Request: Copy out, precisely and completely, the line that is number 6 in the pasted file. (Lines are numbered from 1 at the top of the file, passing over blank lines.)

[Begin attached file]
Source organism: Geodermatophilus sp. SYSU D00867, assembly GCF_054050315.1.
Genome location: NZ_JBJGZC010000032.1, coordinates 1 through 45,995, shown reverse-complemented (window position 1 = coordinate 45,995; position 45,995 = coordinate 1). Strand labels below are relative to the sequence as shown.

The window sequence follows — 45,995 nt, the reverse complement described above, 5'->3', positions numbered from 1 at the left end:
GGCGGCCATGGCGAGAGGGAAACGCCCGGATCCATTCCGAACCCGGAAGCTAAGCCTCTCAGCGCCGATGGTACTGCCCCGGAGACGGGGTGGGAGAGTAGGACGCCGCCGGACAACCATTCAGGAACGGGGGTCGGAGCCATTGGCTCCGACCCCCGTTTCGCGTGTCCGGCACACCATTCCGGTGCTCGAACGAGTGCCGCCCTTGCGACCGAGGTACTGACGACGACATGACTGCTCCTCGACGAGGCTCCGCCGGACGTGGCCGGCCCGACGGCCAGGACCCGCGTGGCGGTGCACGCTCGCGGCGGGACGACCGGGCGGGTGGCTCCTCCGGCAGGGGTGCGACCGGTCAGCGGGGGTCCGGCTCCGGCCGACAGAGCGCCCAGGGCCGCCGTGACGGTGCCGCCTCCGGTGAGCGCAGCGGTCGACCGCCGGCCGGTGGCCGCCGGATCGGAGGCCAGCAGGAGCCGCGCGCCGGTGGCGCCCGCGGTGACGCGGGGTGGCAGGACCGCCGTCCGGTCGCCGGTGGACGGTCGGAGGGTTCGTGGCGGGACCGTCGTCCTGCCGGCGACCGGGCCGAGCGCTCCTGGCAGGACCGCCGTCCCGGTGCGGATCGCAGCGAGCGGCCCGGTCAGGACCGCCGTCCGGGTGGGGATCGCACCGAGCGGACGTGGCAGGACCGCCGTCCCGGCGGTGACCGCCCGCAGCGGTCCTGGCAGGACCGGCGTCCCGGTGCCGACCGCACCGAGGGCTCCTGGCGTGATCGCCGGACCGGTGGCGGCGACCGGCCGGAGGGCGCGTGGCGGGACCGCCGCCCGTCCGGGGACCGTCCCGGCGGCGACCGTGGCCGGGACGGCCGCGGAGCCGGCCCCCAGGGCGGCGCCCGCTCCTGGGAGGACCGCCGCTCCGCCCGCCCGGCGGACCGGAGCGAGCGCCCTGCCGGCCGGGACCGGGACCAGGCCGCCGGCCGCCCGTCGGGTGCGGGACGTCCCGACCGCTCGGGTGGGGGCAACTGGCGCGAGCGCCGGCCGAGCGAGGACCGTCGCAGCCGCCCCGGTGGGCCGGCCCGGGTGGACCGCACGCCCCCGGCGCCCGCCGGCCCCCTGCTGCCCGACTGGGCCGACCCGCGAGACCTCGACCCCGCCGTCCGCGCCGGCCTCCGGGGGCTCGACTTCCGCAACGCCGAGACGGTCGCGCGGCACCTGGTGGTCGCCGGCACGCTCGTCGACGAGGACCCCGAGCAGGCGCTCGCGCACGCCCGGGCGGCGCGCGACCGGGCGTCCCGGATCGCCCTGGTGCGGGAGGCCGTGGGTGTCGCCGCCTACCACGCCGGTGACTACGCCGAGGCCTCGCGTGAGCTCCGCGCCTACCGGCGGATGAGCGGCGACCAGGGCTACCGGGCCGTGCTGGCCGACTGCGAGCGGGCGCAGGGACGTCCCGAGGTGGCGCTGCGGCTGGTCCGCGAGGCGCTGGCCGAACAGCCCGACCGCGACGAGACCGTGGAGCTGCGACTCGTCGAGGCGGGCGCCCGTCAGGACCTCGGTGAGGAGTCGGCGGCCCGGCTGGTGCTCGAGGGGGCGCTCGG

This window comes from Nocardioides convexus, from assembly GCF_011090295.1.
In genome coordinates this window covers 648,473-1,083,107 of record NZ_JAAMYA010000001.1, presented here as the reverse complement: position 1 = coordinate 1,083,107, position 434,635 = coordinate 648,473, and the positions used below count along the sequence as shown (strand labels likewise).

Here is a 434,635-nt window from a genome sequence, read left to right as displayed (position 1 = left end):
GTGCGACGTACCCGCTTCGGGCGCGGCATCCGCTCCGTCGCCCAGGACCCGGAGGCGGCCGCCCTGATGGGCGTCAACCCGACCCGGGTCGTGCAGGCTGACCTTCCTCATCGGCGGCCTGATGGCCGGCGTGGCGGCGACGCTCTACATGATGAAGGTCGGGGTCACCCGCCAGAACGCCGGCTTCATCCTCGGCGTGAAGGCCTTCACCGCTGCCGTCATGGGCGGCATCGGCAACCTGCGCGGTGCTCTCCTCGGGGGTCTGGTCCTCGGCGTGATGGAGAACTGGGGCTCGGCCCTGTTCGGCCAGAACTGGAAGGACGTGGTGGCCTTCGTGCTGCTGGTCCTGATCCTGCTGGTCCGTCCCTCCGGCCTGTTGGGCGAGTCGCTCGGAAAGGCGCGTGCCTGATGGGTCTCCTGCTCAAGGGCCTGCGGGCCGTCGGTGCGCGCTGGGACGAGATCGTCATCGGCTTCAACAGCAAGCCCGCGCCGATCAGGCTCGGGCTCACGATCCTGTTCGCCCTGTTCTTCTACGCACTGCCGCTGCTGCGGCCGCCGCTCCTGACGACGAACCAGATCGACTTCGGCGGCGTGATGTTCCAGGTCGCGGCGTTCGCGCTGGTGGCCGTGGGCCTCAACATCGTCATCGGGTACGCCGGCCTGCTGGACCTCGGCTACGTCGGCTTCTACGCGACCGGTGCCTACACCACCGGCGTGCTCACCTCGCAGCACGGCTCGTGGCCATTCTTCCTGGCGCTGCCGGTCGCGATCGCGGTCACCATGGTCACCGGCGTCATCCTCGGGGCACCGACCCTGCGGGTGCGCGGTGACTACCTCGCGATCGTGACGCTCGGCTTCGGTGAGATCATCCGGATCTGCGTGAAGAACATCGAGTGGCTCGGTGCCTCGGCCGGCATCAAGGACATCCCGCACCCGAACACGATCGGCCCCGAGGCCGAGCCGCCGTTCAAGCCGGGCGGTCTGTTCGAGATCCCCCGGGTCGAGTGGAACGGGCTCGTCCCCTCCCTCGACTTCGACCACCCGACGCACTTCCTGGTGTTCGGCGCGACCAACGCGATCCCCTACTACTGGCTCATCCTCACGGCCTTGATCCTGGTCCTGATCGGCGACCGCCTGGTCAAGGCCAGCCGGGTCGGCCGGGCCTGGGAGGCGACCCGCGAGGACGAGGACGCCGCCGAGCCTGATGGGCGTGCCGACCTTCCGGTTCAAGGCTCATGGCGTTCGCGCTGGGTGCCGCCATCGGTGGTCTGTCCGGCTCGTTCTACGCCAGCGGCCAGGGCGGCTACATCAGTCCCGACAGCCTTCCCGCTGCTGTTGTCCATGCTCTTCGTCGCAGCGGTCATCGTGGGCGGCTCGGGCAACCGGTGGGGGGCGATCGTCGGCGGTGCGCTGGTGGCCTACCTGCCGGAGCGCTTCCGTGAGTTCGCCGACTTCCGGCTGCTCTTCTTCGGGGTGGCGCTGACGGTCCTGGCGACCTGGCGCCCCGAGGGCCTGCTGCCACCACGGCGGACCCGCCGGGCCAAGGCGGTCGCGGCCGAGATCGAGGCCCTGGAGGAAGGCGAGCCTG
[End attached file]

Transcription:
In genome coordinates this window covers 648,473-1,083,107 of record NZ_JAAMYA010000001.1, presented here as the reverse complement: position 1 = coordinate 1,083,107, position 434,635 = coordinate 648,473, and the positions used below count along the sequence as shown (strand labels likewise).